This story is over 5 years old.


Why Do All National Politicians Look Like Failed College Basketball Coaches?

Giving an important question the consideration that it deserves. On Twitter, after midnight.
Photo by John Rieger-USA TODAY Sports

I stay up late during the week. It's not necessarily a smart thing to do, especially given that I seldom have a good reason for it, or even a reason beyond "well, this extremely garbage Pac-12 basketball game is still on." There is always work to do, and there is usually something to watch, and all this utility-grade scotch isn't going to drink itself, you know? This is half the explanation for why I spent the first hour-plus of Wednesday morning comparing national politicians to various types of failed college basketball coaches. It's not the good half, and I'm not sure there is a good half, but it is the first half.


Read More: Jim Harbaugh or the Zodiac Killer? An Important Quiz

The second is that this is a thing I think about, even when I am not deferring going to sleep. I really do think that most national political figures resemble failed college basketball coaches in some way, although I can't tell you whether this is because both groups wear suits and are exasperated all the time or because I do not get enough sleep. To look at, say, Senator Rand Paul from a certain angle is to see a man who led Tulane to consecutive nine-win seasons and once lost to Rice, at home, by 33 points. These clammy, posturing, hard-hunted men have some essential things in common. There is in them the same combination of vanity and panic; there is the same frazzled authority; there is hard work undone by circumstance, and also perhaps some notes of monthlong hangover; there is the Jos. A. Bank suit that is being given all it can take from within and without.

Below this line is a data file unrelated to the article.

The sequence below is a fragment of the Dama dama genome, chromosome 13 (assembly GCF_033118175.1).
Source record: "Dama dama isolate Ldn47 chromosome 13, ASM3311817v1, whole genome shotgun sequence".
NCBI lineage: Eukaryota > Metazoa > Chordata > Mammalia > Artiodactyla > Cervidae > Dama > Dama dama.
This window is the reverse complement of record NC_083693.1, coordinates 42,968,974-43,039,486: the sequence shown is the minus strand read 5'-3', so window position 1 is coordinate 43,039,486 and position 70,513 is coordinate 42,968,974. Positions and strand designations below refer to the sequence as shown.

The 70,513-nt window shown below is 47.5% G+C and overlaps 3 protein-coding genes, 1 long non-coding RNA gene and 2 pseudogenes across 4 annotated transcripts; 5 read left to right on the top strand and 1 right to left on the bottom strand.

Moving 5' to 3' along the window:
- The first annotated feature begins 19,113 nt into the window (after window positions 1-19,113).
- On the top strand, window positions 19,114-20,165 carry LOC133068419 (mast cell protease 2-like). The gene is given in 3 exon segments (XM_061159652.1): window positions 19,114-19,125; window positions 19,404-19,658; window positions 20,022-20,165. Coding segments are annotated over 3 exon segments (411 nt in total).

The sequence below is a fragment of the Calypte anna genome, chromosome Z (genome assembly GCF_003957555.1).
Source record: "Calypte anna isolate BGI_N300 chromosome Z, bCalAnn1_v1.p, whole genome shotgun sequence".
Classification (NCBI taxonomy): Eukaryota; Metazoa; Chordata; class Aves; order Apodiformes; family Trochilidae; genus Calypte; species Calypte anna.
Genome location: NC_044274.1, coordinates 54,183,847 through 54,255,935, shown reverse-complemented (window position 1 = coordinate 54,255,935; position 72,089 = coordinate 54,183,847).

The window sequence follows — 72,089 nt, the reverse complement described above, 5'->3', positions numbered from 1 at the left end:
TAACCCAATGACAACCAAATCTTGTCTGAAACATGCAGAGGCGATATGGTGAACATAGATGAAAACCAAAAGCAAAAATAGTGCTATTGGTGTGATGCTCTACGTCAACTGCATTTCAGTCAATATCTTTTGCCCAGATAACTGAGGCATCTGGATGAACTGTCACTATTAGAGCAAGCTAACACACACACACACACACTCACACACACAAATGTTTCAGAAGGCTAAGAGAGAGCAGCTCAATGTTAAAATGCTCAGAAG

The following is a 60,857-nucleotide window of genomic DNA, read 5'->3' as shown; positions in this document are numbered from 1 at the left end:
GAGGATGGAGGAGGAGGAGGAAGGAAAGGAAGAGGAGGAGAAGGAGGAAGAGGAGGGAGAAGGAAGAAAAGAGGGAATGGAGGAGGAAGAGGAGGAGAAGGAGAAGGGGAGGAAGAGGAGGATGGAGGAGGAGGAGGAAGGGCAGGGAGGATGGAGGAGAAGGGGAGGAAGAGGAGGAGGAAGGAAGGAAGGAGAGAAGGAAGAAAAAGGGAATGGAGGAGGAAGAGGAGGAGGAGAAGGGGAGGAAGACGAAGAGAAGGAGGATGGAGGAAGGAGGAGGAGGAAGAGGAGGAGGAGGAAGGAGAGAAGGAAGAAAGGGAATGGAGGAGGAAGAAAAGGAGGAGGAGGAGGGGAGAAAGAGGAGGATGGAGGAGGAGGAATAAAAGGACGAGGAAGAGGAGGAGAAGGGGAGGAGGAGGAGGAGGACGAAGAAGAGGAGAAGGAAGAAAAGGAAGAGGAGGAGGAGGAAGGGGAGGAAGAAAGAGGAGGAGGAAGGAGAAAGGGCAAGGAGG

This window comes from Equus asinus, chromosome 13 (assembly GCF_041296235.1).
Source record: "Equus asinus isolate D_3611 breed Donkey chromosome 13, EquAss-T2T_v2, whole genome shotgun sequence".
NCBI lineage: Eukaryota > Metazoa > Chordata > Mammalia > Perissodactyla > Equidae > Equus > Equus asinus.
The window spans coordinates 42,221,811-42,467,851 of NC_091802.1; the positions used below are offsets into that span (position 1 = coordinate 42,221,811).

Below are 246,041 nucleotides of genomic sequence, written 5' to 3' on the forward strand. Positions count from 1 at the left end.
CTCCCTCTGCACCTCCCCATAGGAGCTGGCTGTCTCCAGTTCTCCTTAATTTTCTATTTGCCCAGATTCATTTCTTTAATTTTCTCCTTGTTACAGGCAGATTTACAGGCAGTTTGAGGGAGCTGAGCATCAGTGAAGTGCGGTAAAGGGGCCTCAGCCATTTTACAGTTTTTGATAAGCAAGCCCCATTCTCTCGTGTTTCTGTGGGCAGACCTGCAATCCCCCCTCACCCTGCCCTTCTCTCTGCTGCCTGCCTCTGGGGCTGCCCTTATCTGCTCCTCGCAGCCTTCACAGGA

To their constituencies and in their districts, these men are actual figures of authority, people who are if not always admired, mostly obeyed. On television, though, fighting their parallel losing battles against ridiculousness—it's what undoes all authority figures, sooner or later—they look so much smaller and sillier. There, we see that they are mostly just men yelling in distress as the bigger and more willful world rolls right over their ambitions to power; we see them revealed as little tyrants whose kingdoms are overrun and sacked by Visigoths—or, anyway, by Iowa State—twice weekly. They are the same. Or they are if you think about it too much.

So, late at night, I asked people on Twitter to give me the names of national political figures, and responded with that political figure's coaching CV. This is what happened. Eventually, we all went to bed. Thank you to the esteemed @ctatplay for the Storify-ing duties.

</p><p>[<a href="//" target="_blank">View the story "When We Were Coaches" on Storify</a>]</p><p>